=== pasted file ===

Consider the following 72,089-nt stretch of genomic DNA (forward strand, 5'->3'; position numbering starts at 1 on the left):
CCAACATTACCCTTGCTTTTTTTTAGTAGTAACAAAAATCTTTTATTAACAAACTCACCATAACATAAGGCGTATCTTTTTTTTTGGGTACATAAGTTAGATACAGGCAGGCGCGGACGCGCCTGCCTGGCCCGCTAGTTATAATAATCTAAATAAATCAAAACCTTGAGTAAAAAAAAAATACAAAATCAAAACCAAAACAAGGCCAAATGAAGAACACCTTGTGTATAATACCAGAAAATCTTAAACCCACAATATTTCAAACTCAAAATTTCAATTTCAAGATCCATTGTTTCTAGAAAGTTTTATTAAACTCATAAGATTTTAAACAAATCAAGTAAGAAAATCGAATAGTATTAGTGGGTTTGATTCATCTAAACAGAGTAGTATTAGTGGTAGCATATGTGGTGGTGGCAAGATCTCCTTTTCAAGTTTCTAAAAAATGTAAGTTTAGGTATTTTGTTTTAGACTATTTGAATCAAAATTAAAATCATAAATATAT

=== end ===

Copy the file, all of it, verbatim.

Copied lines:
Consider the following 72,089-nt stretch of genomic DNA (forward strand, 5'->3'; position numbering starts at 1 on the left):
CCAACATTACCCTTGCTTTTTTTTAGTAGTAACAAAAATCTTTTATTAACAAACTCACCATAACATAAGGCGTATCTTTTTTTTTGGGTACATAAGTTAGATACAGGCAGGCGCGGACGCGCCTGCCTGGCCCGCTAGTTATAATAATCTAAATAAATCAAAACCTTGAGTAAAAAAAAAATACAAAATCAAAACCAAAACAAGGCCAAATGAAGAACACCTTGTGTATAATACCAGAAAATCTTAAACCCACAATATTTCAAACTCAAAATTTCAATTTCAAGATCCATTGTTTCTAGAAAGTTTTATTAAACTCATAAGATTTTAAACAAATCAAGTAAGAAAATCGAATAGTATTAGTGGGTTTGATTCATCTAAACAGAGTAGTATTAGTGGTAGCATATGTGGTGGTGGCAAGATCTCCTTTTCAAGTTTCTAAAAAATGTAAGTTTAGGTATTTTGTTTTAGACTATTTGAATCAAAATTAAAATCATAAATATAT